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BYRON.

The DYING GLADIATOR.

I see before me the Gladiator lie :
He leans upon his hand—his manly brow
Consents to death, but conquers agony,
And his drooped head sinks gradually low—
And through his side the last drops, ebbing slow
From the red gash, fall heavy, one by one,
Like the first of a thunder-shower; and now
The arena swims around him—he is gone,

Ere ceased the inhuman shout which hailed the wretch who won.

He heard it, but he heeded not—his eyes Were with his heart, and that was far away; He recked not of the life he lost nor prize, But where his rude hut by the Danube lay, There were his young barbarians all at play, There was their Dacian mother—he, their sire. Butchered to make a Roman holiday— All this rushed with nis blood–Shail he expire And unrevenged?—Arise ! ye Goths, and glut your irel

WATERLoo.

There was a sound of revelry by night,
And Belgium's capital had gathered then .
Her beauty and her chivalry, and bright
The lamps shone o'er fair women and brave men;
A thousand hearts beat happily, and when
Music arose with its voluptuous swell,
Soft eyes looked love to eyes which spake again,
And all went merry as a marriage-bell;

But hush! hark! a deep sound strikes like a rising knell'

Did ye not hear it? No; 'twas but the wind,
Or the car rattling o'er the stony street;
On with the dance 1 let joy be unconfined;
No sleep till morn, when Youth and Pleasure meet
To chase the glowing hours with flying feet—
But, hark l—that heavy sound breaks in once more,
As if the clouds its echo would repeat;
And nearer, clearer, deadlier than before 1

Arm Arm it is—it is—the cannon's opening roar!

Within a windowed niche of that high hall Sat Brunswick’s fated chieftain ; he did hear That sound the first amid the festival, And caught its tone with death's prophetic ear; And when they smiled because he deemed it near, His heart more truly knew that peal too well Which stretched his father on a bloody bier, And roused the vengeance blood alone would quell: He rushed into the field, and, foremost fighting, fell.

Ah! then and there was hurrying to and fro, And gathering tears, and tremblings of distress, And cheeks all pale, which but an hour ago – Blushed at the praise of their own loveliness; And there were sudden partings, such as press The life from out young hearts, and choking sighs Which ne'er might be repeated ; who could guess If ever more should meet those mutual eyes, Since upon nights so sweet such awful morn could rise

And there was mounting in hot haste : the steed,
The mustering squadron, and the clattering car,
Went pouring forward with impetuous speed,
And swiftly forming in the ranks of war;
And the deep thunder peal on peal afar;
And near the beat of the alarming drum,
Roused up the soldier ere the morning star;
While thronged the citizens with terror dumb,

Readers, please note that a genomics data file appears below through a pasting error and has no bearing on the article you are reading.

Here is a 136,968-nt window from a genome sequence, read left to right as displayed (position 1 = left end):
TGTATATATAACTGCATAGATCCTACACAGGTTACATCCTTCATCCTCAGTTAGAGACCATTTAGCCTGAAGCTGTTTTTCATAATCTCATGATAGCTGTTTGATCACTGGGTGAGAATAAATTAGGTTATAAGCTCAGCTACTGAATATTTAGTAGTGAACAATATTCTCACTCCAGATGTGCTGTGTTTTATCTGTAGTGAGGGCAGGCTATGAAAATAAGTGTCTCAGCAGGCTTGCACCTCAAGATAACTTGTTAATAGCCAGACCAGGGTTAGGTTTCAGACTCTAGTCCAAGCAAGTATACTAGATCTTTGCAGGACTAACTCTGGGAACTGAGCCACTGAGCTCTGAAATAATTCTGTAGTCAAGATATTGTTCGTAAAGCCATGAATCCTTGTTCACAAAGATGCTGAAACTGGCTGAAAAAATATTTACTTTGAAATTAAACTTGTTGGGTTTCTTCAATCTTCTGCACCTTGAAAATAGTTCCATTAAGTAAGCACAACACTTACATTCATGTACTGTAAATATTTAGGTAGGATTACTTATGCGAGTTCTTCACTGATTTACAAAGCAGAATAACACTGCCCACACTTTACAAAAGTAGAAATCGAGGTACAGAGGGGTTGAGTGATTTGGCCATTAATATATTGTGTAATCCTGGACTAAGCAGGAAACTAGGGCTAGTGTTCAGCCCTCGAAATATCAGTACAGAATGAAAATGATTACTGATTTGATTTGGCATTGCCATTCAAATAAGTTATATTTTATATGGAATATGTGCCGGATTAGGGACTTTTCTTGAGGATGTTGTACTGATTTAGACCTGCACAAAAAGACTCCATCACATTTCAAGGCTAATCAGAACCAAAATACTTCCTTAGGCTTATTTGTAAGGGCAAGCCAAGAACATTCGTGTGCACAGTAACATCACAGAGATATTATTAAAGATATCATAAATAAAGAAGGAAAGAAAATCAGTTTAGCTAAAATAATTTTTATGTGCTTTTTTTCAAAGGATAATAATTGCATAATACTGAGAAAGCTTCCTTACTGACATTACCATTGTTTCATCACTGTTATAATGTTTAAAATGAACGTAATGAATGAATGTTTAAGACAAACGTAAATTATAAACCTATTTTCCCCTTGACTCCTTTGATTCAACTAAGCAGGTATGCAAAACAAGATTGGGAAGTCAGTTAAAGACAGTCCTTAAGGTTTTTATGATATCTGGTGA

Or whispering, with white lips—“The foe! They come,

they come !”

And wild and high the “Cameron s gathering” rose! The war-note of Lochiel, which Albyn's hills Have heard, and heard, too, have her Saxon foes:— How in the noon of night that pibroch thrills, Savage and shrill! But with the breath which fills Their mountain-pipe, so fill the mountaineers With the fierce native daring which instils The stirring memory of a thousand years, And Evans, Donald's fame rings in each clansman's ears! And Ardennes waves above them her green leaves, Dewy with nature's tear-drops, as they pass, Grieving, if aught inanimate e'er grieves, Over the unreturning brave, alas ! Ere evening to be trodden like the grass Which now beneath them, but above shall grow, In its next verdure, when this fiery mass Of living valour, rolling on the foe, And burning with high hope, shall moulder cold andlow.

Last noon beheld them full of lusty life, Last eve in beauty's circle proudly gay, The midnight brought the signal sound of strife, The morn the marshalling in arms, the day Battle's magnificently stern array! The thunder-clouds close o'er it, which when rent, The earth is covered thick with other clay, Which her own clay shall cover, heaped and pent, Rider and horse, friend, foe, in one red burial blent!

DRACHENFELLS.

The castled crag of Drachenfells
Frowns o'er the wide and winding Rhine,
Whose breast of waters broadly swells
Between the banks which bear the vine,
And hills all rich with blossomed trees,
And fields which promise corn and wine,
And scattered cities crowning these,
Whose far white walls along them shine,
Have strewed a scene, which I should see
With double joy wert thou with me !

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And peasant girls, with deep blue eyes,
And hands which offer yearly flowers,
Walk smiling o'er this paradise;
Above, the frequent feudal towers
Through green leaves lift their walls of gray,
l And many a rock which steeply lowers,
And noble arch in proud decay,
Look o'er this vale of vintage borders;
But one thing want these banks of Rhine,
Thy gentle hand to clasp in mine.

I send the lilies given to me;
Though long before thy hand they touch,
I know that they must withered be,
But yet reject them not as such ;
For I have cherished them as dear,
Because they yet may meet thine eye,
And guide thy soul to mine ev’n here,
When thou beholdst them drooping nigh,
And knowest them gathered by the Rhine,
And offered from my heart to thine !

The river nobly foams and flows,
The charm of this enchanted ground,
And all its thousand turns disclose
Some fresher beauty varying round;
The haughtiest breast its wish might bound
Through life to dwell delighted here;
Nor could on earth a spot be found
To nature and to me so dear,
Could thy dear eyes in following mine
Still sweeten more these banks of Rhine.

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